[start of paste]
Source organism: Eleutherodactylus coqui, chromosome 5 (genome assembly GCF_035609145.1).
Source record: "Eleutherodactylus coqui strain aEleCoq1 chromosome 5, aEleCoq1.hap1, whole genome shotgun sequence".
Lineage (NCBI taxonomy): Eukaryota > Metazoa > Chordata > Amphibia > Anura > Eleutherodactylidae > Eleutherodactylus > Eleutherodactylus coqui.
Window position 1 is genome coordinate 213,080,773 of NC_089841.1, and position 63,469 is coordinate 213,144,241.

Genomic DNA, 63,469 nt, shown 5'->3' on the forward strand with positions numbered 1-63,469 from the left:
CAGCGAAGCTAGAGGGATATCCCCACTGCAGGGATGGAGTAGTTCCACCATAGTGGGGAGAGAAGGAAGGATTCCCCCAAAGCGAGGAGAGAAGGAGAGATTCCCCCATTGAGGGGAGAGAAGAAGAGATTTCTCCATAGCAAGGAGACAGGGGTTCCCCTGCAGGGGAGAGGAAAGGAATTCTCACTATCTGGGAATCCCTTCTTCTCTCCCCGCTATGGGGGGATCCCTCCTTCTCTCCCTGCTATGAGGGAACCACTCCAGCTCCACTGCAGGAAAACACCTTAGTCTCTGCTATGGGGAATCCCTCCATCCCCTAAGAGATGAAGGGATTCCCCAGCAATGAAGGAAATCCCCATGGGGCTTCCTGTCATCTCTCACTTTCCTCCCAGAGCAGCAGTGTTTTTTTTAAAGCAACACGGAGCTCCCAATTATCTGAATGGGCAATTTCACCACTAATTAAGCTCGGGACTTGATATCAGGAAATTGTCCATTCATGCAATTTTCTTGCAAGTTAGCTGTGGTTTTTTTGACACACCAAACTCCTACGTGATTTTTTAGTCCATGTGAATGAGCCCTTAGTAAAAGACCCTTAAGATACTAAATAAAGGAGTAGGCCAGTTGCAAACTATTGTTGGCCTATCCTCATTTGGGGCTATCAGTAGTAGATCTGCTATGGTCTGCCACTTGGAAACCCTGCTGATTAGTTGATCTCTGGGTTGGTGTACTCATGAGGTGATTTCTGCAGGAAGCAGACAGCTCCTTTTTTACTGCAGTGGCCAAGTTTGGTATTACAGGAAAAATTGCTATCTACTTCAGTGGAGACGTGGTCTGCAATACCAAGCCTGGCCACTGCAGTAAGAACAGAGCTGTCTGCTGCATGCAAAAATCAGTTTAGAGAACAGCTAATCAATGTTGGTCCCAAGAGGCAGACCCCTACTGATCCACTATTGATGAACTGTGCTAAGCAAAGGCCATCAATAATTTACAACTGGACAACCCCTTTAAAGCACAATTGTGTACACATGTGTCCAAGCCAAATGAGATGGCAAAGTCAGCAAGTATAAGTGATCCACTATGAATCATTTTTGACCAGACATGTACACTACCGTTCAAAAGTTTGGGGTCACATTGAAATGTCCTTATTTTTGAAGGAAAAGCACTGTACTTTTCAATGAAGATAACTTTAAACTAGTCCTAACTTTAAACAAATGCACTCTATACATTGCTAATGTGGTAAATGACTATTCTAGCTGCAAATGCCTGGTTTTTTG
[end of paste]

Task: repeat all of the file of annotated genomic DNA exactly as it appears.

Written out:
Source organism: Eleutherodactylus coqui, chromosome 5 (genome assembly GCF_035609145.1).
Source record: "Eleutherodactylus coqui strain aEleCoq1 chromosome 5, aEleCoq1.hap1, whole genome shotgun sequence".
Lineage (NCBI taxonomy): Eukaryota > Metazoa > Chordata > Amphibia > Anura > Eleutherodactylidae > Eleutherodactylus > Eleutherodactylus coqui.
Window position 1 is genome coordinate 213,080,773 of NC_089841.1, and position 63,469 is coordinate 213,144,241.

Genomic DNA, 63,469 nt, shown 5'->3' on the forward strand with positions numbered 1-63,469 from the left:
CAGCGAAGCTAGAGGGATATCCCCACTGCAGGGATGGAGTAGTTCCACCATAGTGGGGAGAGAAGGAAGGATTCCCCCAAAGCGAGGAGAGAAGGAGAGATTCCCCCATTGAGGGGAGAGAAGAAGAGATTTCTCCATAGCAAGGAGACAGGGGTTCCCCTGCAGGGGAGAGGAAAGGAATTCTCACTATCTGGGAATCCCTTCTTCTCTCCCCGCTATGGGGGGATCCCTCCTTCTCTCCCTGCTATGAGGGAACCACTCCAGCTCCACTGCAGGAAAACACCTTAGTCTCTGCTATGGGGAATCCCTCCATCCCCTAAGAGATGAAGGGATTCCCCAGCAATGAAGGAAATCCCCATGGGGCTTCCTGTCATCTCTCACTTTCCTCCCAGAGCAGCAGTGTTTTTTTTAAAGCAACACGGAGCTCCCAATTATCTGAATGGGCAATTTCACCACTAATTAAGCTCGGGACTTGATATCAGGAAATTGTCCATTCATGCAATTTTCTTGCAAGTTAGCTGTGGTTTTTTTGACACACCAAACTCCTACGTGATTTTTTAGTCCATGTGAATGAGCCCTTAGTAAAAGACCCTTAAGATACTAAATAAAGGAGTAGGCCAGTTGCAAACTATTGTTGGCCTATCCTCATTTGGGGCTATCAGTAGTAGATCTGCTATGGTCTGCCACTTGGAAACCCTGCTGATTAGTTGATCTCTGGGTTGGTGTACTCATGAGGTGATTTCTGCAGGAAGCAGACAGCTCCTTTTTTACTGCAGTGGCCAAGTTTGGTATTACAGGAAAAATTGCTATCTACTTCAGTGGAGACGTGGTCTGCAATACCAAGCCTGGCCACTGCAGTAAGAACAGAGCTGTCTGCTGCATGCAAAAATCAGTTTAGAGAACAGCTAATCAATGTTGGTCCCAAGAGGCAGACCCCTACTGATCCACTATTGATGAACTGTGCTAAGCAAAGGCCATCAATAATTTACAACTGGACAACCCCTTTAAAGCACAATTGTGTACACATGTGTCCAAGCCAAATGAGATGGCAAAGTCAGCAAGTATAAGTGATCCACTATGAATCATTTTTGACCAGACATGTACACTACCGTTCAAAAGTTTGGGGTCACATTGAAATGTCCTTATTTTTGAAGGAAAAGCACTGTACTTTTCAATGAAGATAACTTTAAACTAGTCCTAACTTTAAACAAATGCACTCTATACATTGCTAATGTGGTAAATGACTATTCTAGCTGCAAATGCCTGGTTTTTTG